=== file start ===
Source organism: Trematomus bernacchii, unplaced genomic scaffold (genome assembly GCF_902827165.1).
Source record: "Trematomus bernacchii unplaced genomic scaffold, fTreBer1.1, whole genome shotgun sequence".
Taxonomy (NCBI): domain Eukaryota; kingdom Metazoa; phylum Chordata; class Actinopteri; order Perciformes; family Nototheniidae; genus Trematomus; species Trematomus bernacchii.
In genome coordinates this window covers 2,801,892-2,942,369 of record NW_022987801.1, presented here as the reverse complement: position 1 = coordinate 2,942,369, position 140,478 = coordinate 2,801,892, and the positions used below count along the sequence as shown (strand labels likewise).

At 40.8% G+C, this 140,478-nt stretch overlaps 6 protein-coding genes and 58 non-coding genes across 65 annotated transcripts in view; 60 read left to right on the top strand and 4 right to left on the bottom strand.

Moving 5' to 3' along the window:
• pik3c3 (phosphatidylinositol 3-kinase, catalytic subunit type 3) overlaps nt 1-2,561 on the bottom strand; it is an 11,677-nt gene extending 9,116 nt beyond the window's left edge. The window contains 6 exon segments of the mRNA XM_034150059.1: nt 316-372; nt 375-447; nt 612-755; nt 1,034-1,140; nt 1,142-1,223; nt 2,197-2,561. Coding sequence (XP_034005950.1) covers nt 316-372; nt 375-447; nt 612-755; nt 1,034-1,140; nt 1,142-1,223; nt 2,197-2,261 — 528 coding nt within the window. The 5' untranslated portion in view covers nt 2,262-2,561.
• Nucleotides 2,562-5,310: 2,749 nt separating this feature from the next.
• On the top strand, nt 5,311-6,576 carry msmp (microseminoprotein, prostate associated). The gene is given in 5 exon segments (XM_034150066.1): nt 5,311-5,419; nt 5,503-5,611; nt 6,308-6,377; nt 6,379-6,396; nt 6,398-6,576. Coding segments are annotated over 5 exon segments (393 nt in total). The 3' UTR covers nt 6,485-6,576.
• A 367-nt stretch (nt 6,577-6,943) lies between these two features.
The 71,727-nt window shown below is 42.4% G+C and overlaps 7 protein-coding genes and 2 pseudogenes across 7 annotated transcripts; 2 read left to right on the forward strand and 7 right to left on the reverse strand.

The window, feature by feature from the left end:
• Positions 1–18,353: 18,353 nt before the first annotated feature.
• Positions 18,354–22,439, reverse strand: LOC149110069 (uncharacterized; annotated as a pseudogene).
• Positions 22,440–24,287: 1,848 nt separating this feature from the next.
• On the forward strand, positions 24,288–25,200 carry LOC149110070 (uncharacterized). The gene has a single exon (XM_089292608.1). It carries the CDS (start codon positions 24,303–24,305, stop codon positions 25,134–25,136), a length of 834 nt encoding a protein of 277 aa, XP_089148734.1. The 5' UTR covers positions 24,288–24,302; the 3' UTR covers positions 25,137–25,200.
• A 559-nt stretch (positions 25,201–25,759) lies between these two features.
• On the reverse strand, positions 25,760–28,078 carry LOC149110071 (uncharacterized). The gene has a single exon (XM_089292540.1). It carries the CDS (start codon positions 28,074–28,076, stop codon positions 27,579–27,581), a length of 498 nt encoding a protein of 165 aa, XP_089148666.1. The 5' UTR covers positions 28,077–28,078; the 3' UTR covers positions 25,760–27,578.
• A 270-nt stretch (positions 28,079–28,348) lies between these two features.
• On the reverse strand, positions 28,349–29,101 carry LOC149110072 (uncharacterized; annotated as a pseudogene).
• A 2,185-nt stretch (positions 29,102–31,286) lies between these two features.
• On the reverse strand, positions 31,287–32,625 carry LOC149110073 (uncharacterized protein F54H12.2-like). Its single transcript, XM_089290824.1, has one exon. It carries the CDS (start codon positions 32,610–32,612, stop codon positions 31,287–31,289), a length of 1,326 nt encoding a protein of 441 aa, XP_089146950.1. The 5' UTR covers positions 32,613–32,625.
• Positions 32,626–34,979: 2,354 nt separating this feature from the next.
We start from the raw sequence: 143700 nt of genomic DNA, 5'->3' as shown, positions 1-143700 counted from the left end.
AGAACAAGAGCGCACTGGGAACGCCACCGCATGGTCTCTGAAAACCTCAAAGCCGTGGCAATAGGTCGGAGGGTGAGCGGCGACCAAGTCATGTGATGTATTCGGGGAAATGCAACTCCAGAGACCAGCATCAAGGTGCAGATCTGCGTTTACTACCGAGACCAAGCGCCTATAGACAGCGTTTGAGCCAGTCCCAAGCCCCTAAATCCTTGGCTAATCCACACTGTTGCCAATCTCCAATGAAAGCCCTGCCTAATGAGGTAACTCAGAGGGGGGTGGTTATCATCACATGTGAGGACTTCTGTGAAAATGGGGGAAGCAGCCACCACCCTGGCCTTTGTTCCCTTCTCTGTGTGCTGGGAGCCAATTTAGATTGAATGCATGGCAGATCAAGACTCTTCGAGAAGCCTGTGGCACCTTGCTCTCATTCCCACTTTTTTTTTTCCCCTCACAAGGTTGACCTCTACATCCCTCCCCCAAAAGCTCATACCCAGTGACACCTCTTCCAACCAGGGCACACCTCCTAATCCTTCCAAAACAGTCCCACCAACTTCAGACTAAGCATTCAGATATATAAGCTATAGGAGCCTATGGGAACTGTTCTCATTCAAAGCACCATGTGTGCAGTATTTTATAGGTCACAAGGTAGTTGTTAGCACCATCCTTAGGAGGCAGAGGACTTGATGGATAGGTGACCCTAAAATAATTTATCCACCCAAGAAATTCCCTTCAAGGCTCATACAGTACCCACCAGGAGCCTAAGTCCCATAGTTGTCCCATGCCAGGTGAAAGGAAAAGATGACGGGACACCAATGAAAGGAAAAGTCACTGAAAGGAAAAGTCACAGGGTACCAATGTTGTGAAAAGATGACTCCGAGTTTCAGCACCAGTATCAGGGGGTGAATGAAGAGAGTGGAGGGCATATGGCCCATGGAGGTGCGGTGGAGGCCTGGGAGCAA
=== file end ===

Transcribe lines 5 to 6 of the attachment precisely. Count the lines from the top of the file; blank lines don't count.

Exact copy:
At 40.8% G+C, this 140,478-nt stretch overlaps 6 protein-coding genes and 58 non-coding genes across 65 annotated transcripts in view; 60 read left to right on the top strand and 4 right to left on the bottom strand.

Moving 5' to 3' along the window: